This journalist just taught Thomson Reuters a pretty big lesson

We may earn a commission from links on this page.

This post has been updated.

Imagine being told by someone that she plans to take your car if you don’t respond to an email expressly stating she can’t actually take your car. Now imagine that assertion is made by a huge company.

That is the kind of double whammy that hit journalist Nikhil Pahwa, who publishes the digital media news portal MediaNama this morning. He received a mail from an executive at Thomson Reuters saying they would like to “use and redistribute” the content published by the Indian portal. But the letter to seek consent is effectively an ultimatum, saying if nobody responds to the email in 14 days, Thomson Reuters will deem the silence as consent.

“We are writing to seek your consent to use and redistribute certain content from your website (the “Content”)… We are aware that you will be receiving numerous requests of this nature and that asking you to give a response in each case would be burdensome for you. We would ask, therefore, that you respond either to the address or e-mail address given below within 14 days of the date at the head of this letter only if you wish to refuse your consent. Otherwise, Thomson Reuters will presume that your consent has been given for the purposes set out in this letter,” the Reuters letter said.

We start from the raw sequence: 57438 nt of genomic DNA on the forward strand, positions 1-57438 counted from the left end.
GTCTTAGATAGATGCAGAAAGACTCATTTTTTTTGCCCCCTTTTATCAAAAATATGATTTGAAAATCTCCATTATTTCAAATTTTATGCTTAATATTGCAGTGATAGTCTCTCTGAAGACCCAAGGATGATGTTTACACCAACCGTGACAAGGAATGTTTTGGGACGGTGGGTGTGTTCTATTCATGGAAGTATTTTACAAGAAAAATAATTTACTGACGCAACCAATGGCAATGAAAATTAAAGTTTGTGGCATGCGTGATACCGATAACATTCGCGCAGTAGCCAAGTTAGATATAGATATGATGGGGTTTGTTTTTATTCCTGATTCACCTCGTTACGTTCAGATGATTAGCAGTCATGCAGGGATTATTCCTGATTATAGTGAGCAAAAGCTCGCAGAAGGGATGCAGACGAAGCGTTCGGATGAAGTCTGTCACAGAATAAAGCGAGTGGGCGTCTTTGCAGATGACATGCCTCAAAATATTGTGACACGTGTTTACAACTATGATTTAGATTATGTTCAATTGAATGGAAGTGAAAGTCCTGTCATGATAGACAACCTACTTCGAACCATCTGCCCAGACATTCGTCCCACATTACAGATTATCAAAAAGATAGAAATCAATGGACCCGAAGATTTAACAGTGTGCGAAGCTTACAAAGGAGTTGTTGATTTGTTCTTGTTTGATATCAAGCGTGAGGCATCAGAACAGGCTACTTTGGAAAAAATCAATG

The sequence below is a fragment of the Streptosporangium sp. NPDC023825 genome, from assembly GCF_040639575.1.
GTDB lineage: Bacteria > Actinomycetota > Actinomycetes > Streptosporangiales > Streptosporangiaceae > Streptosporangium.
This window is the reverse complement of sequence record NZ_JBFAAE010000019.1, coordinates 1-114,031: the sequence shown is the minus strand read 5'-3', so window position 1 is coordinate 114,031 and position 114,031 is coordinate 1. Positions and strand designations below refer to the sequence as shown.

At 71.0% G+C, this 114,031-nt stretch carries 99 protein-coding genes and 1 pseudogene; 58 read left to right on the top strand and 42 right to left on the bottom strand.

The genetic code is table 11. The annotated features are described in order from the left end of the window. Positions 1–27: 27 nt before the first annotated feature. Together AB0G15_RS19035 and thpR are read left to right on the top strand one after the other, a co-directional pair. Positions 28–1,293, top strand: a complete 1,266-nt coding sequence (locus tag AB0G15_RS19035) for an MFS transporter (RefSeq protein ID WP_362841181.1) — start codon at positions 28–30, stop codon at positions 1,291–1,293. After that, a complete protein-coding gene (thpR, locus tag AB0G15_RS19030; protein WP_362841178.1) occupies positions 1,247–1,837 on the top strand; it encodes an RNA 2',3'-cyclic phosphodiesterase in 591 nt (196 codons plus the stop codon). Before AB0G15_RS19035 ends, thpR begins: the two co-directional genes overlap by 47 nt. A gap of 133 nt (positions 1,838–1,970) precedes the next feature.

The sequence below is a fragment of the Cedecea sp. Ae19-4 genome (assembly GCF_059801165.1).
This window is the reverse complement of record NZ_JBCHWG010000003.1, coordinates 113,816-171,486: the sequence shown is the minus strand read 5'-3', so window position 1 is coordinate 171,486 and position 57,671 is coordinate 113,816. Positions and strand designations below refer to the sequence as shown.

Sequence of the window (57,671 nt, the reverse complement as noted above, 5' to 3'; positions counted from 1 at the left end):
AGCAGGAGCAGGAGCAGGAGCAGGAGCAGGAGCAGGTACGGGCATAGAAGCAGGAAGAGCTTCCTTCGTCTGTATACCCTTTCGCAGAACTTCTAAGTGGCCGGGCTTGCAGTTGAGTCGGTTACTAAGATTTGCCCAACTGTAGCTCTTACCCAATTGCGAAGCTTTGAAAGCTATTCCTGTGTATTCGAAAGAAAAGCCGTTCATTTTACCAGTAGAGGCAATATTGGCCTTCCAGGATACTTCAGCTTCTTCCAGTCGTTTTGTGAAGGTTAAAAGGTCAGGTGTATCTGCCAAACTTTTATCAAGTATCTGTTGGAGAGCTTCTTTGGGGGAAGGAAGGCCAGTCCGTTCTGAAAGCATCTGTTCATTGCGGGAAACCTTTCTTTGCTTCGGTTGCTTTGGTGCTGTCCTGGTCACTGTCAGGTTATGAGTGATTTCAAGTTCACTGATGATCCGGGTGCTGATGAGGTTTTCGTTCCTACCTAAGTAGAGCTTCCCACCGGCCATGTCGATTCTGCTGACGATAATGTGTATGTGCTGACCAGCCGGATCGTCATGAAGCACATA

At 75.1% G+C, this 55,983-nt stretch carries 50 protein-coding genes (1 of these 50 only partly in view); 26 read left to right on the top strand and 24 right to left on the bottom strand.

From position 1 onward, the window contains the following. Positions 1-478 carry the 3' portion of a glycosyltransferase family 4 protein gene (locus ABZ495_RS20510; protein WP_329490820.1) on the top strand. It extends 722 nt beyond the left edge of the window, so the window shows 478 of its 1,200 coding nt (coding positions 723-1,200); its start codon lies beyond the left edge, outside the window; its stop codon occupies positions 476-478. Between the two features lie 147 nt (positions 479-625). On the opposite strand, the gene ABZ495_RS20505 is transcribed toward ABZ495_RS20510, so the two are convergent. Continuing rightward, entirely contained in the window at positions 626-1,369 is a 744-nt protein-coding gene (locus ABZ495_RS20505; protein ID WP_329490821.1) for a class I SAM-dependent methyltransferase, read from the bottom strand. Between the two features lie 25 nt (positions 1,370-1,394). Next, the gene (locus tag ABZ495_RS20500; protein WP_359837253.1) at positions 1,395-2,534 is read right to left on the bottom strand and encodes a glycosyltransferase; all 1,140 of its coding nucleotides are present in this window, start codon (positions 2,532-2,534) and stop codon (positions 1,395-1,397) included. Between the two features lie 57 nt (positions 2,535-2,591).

The email was signed by Thomson Reuters’ head of content acquisition for Europe, Middle East and Africa.

“As a publisher that has built its business around copyright, it’s bizarre for Reuters to assume that it has the rights if they are not denied the rights,” says Nikhil Pahwa, editor and publisher of MediaNama.

MediaNama has subsequently denied free access of its content and Reuters has agreed not to use the articles.

In an email to Quartz, a Reuters spokesperson said the company was looking into the matter.

“As a media and information company, we respect and observe the IP rights of others.  The letter referenced in the article was sent in error.  We are looking into the incident to avoid any further occurrence,” the Reuters spokesperson said.

On cue, Pahwa wrote Reuters an email in the same tone, claiming that Medianama would have the copyright to all of Reuters’ content if it didn’t explicitly deny it in two weeks. Read the full exchange here.